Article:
Day 4:  We started off the Monday going over the most common missed questions on the quiz they took on Friday. The most missed questions were #4, 5, 8, and 11. I allow students to complete quiz corrections for half credit back (may take advantage of this and learn from their mistakes) and I am in the process of coming up with the perfect quiz correction form :). We also learned how to find the surface area and volume of hexagonal prisms. 


After the notes, students worked on this hexagonal prisms homework assignment for the little time they had left remaining.


Day 5: Pep Rally/Quiz day!! I didn't want to make extra copies this week so instead of making each student a copy of the "Are you Ready for Prisms Quiz", I had students follow along on their desks with an expo marker. I put a little shaving cream on the corner of their desk for students to use to clean it off. FYI: Shaving cream is a fun and inexpensive way to clean off students desk (also quite the air freshener). I had several students go to the board to solve it if I saw them solve it correctly on their desk. I made 3 separate forms (Form C is for my special ed/modified kiddos). You can finfd my quiz when you click here (Surface Area and Volume of Prisms Quiz).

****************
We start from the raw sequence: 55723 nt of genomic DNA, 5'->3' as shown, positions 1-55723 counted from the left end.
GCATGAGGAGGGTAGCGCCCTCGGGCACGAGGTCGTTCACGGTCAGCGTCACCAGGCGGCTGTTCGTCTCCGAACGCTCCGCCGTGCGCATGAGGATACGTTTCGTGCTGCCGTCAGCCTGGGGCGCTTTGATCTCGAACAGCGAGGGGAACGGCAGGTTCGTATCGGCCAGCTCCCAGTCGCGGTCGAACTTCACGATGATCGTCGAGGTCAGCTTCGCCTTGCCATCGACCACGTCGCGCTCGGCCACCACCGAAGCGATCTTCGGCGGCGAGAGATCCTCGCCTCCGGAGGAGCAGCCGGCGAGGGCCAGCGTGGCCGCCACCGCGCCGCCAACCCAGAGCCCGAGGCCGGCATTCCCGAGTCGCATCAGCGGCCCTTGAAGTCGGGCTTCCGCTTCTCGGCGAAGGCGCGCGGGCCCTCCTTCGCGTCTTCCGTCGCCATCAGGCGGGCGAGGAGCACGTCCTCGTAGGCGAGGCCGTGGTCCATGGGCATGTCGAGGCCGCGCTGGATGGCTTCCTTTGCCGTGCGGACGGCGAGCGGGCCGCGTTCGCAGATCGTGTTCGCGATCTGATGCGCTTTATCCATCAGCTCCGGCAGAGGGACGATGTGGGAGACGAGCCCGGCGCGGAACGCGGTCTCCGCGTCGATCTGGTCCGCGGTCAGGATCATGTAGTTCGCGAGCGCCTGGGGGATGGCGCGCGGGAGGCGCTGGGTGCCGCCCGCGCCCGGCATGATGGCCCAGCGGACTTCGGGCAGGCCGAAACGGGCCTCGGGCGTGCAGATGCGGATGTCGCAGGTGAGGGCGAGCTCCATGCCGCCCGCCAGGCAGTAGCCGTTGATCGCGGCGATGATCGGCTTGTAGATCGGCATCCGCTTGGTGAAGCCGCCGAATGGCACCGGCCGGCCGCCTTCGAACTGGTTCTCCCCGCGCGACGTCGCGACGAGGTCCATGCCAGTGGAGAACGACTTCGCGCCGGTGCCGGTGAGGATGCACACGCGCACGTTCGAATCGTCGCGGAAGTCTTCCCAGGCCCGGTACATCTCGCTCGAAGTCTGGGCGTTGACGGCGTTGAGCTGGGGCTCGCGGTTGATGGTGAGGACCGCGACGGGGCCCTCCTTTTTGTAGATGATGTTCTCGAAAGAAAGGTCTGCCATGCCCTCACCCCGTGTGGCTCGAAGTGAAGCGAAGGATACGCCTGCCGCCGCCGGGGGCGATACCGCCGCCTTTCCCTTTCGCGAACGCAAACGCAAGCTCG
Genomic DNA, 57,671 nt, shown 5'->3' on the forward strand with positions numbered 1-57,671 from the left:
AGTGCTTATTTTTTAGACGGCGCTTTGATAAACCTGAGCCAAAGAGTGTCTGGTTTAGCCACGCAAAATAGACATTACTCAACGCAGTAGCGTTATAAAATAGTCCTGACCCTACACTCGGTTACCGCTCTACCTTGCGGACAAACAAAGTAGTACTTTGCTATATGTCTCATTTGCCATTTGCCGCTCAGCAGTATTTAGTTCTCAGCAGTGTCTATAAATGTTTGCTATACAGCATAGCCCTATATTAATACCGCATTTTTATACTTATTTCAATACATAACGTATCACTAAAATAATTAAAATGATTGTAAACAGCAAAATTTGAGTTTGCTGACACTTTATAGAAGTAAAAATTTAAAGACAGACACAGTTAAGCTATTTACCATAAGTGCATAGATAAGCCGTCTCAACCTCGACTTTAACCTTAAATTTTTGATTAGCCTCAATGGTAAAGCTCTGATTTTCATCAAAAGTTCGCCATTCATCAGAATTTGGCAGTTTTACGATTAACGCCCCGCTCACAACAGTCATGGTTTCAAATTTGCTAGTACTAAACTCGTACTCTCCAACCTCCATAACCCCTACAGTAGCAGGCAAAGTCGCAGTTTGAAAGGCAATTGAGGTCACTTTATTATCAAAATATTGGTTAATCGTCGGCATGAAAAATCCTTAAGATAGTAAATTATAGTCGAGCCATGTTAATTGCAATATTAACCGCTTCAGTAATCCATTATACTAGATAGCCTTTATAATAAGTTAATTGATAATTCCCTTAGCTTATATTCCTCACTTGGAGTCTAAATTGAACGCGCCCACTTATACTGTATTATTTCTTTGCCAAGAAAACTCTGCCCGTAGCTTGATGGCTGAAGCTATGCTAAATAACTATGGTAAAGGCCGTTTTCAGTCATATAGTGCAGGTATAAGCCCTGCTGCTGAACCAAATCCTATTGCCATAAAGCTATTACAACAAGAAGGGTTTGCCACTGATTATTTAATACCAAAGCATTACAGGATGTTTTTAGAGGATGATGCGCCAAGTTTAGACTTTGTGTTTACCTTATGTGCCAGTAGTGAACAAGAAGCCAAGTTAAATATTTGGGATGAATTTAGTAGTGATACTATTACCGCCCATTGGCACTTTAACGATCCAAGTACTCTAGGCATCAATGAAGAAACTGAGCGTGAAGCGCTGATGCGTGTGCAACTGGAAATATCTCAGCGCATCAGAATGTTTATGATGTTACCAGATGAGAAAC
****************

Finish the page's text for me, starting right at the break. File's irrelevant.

Day 6: Computer lab day, HOORAY!! We headed down to the computer lab that is several feet from my classroom since we are not yet 1:1. I turned my surface area and volume task cards into a socrative quiz. My students love these socrative quizzes. For those who do not know where to go, click on b.socrative.com and go to teacher login. If you would like to use it in your classroom, SOC-21518720.




Day 7: I had students create their own original prisms and then told students to change its dimensions. We discussed the effects of changing dimensions on area and volume. I printed some old task cards out 6 to a page and had students glue them down in their note-book for notes. Students told me that they would like a test just over this topic alone ;) After the task card notes, we completed a mini review of the whole unit that they will be tested over on day 9. 



Day 8: We were on a weird/modified schedule due to STAAR testing so I made a review worksheet for the classes that I did have for a short period of time. We did a "Plug & Chug" activity over finding the surface area and volume of prisms. Students have to start at A and find the answer to be able to solve the next problem. I love these because students seem to ask questions more since they do not want to get to the last problem just to have to go back and re-do all of their hard work. :)


Teaching Reflections.....